Friday, November 4, 2011
It’s Hattie writing this week and I wanted to comment on something that has been bothering me. Recently I saw Mrs. Bernie Madoff being interviewed on TV and my first impression of her as she was talking was that she wasn’t too bright. I kept wondering how she could live with a man for fifty years and not have any idea about his business dealings. Didn’t she ever question him about his business, especially since they were living high off the hog on his wealth? Both my heart and my mind were closed to what she was saying. Yet as I kept listening I realized that she was answering my question as she spoke. No, she had no idea what was going on with her husband’s business, and I believe her.
From what she was saying, she married young, at eighteen years old, and she was a stay at home mother who worked for her husband briefly when he first started his business. He was the bread winner of the family and that being the case, she probably saw no need to ask questions about where the bread came from as long as he kept bringing home bigger and bigger loaves. Quite frankly, she probably wouldn’t have understood what he had to say anyway unless she was familiar with the stock market and its jargon. Besides, from what she and her son were saying Bernie Madoff was the domineering type and Mrs. Madoff seemed passive, and there lies the problem.
Her age lets me know that she’s a woman of my generation, and the majority of us were trained to be wives and mothers, who listened politely to our husbands when they talked about their jobs, but we really didn’t know much about what they did on the job, so our questions were few. I also married young, and I was a housewife and mother to our two children while my husband worked in an automobile factory. We lived comfortably off of his income and I didn’t have any complaints. He told me that he installed brake linings all day on the assembly line. It sounded boring, but it paid well. I did listen to his comments and complaints about management, his fellow workers and his foreman, but I really had no clue what he did at work. If I had ever had to take over his job I would have been lost. But what I did understand was money, and as a woman with two children I understood the absolute necessity of having some money of my own.
I took care of all of the household expenses with the money that my husband would give me every pay day, and unknown to him I made sure that I always stashed some away for unexpected expenses that might crop up. You know, things like bills that you depended on your mate to pay but he didn’t and suddenly there is a disconnect notice for the utilities; or maybe the rent or mortgage that wasn’t paid and now you have an eviction notice. Of course there might be the need for some money if your husband decides to stray and leave you and your children for another woman, and money is always good to have if your husband goes crazy and starts beating on you and you have to run for your life.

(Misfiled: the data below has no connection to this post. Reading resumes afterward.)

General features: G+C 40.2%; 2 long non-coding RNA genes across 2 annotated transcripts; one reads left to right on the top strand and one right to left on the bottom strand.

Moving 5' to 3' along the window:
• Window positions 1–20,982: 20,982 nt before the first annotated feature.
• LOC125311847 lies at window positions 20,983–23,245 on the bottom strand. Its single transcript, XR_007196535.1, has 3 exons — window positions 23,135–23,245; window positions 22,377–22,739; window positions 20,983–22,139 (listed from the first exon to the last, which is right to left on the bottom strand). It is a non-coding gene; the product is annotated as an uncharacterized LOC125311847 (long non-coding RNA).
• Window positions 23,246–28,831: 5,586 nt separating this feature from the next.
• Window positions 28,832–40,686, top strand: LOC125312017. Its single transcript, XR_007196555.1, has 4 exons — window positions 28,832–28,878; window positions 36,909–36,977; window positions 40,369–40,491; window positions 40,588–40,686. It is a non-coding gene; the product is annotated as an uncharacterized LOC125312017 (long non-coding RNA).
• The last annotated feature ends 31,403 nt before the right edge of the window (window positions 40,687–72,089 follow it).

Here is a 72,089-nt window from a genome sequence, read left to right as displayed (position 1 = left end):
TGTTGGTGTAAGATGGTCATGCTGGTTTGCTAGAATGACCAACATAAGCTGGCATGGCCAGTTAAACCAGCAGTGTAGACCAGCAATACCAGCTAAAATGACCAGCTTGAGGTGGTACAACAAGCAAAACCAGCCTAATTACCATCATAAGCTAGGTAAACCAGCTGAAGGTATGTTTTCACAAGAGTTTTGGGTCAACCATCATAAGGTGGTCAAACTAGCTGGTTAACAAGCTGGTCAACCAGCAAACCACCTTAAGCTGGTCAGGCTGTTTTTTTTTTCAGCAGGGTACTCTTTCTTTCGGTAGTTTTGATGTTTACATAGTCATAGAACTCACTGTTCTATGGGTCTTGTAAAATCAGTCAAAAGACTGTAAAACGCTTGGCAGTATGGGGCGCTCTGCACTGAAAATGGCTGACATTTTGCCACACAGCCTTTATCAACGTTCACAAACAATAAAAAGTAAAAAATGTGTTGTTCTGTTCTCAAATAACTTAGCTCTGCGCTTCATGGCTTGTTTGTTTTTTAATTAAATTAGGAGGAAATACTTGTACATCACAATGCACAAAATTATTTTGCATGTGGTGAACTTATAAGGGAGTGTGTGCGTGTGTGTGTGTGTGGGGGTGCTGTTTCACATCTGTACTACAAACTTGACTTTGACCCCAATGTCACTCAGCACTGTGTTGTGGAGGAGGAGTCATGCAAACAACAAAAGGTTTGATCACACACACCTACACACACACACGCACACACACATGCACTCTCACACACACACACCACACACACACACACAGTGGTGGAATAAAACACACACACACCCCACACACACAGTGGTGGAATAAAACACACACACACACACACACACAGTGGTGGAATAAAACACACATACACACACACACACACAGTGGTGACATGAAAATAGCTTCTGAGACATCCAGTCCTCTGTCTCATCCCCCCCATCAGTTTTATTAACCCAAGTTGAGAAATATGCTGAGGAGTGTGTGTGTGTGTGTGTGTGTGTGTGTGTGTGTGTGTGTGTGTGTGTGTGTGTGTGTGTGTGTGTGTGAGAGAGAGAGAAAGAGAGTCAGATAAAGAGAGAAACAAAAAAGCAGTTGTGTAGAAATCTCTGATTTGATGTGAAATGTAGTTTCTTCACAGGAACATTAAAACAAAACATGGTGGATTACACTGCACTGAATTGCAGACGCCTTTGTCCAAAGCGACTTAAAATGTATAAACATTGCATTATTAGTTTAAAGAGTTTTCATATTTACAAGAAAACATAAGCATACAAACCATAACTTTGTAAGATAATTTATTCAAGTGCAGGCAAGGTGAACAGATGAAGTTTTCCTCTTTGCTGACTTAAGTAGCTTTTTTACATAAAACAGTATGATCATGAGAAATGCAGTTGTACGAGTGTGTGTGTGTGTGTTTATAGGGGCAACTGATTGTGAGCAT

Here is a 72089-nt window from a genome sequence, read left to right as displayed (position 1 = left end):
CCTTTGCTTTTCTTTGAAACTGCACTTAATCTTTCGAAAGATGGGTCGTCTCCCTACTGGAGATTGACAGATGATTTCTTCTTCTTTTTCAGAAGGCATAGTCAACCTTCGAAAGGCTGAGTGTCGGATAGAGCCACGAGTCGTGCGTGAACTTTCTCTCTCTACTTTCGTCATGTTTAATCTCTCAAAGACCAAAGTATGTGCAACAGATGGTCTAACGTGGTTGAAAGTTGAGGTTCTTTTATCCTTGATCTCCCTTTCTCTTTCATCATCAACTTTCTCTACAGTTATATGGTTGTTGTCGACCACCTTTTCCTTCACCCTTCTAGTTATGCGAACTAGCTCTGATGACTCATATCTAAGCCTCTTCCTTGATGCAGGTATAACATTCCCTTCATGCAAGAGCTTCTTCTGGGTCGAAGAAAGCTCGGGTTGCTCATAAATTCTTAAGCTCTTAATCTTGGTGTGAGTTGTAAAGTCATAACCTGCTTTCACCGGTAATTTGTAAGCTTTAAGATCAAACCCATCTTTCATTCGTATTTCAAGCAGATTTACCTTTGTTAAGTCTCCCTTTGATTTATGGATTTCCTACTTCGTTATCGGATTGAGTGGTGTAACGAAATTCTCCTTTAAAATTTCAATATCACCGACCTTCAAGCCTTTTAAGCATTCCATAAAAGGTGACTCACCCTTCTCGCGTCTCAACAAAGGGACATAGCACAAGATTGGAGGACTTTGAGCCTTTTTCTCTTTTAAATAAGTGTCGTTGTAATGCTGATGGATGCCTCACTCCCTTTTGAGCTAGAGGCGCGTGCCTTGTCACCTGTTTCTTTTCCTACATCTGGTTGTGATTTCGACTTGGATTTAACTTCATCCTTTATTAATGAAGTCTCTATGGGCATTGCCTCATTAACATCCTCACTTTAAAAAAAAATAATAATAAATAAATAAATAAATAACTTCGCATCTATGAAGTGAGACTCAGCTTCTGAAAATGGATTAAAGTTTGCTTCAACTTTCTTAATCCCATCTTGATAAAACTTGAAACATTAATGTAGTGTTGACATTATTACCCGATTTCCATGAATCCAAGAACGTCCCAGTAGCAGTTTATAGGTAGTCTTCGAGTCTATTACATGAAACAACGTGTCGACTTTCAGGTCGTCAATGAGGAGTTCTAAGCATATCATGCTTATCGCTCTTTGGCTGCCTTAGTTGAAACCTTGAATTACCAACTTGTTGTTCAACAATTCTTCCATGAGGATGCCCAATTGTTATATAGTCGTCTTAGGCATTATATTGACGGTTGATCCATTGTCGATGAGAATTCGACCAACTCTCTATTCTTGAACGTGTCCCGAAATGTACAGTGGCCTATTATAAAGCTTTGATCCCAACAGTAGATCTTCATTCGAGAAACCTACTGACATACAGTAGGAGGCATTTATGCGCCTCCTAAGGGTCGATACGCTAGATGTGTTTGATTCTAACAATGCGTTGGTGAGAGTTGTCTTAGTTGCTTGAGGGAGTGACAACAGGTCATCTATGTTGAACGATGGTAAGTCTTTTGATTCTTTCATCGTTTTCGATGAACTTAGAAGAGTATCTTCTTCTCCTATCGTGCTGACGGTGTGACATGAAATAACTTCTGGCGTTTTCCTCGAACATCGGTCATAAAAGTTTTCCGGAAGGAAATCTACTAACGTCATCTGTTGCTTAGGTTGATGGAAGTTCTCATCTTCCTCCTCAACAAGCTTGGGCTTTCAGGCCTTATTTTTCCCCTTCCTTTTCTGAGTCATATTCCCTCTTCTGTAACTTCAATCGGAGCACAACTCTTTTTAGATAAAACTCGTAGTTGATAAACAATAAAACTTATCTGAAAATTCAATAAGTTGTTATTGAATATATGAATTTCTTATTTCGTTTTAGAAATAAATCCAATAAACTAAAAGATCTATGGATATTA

Some people might view stashing emergency cash away as sneaky or dishonest, but I consider it common sense. How many women are left stranded with their children to feed by men who they thought would never abandon them? Shoot, my late husband was a good man, who I loved dearly and he loved me until death did us part, but a woman never knows when unexpected expenses might arise, so I was never going to be caught unaware and broke, that’s stupid.
It’s hard for me to understand women as wealthy as Mrs. Madoff who find themselves with nothing when something happens to their marriages. It seems to me it would be especially easy to stow it away when you have so much that he can’t keep up with it. Lord have mercy! It would take the CIA and the FBI to find the hiding places for all of the cash that I would have stashed.
I’m sure that my friends are surprised to hear how resourceful I can be, especially since one of them seems to think that I worry too much about what people think of me. Others might be reading this and thinking that I was sneaky or deceitful, or that I didn’t have faith in my husband, especially since I’m a woman who tries to follow the Word. Yet, I haven’t read anything in the Good Book that says you’re not supposed to have common sense.
It seems that Mrs. Madoff came out all right. She was able to keep two million dollars of her husband’s ill gotten gains, and that ain’t chicken feed. So I’m not wasting any tears on her when it comes to money. I’m saving my sympathy for the women who don’t have sense enough to plan ahead in case they might be left to take care of their kids alone. If a woman is lucky enough to find a prince charming good for them, but what I was looking for in a mate was a man who could be true to his word and true to me because I know that fairy tales are in story books.
So muse on that.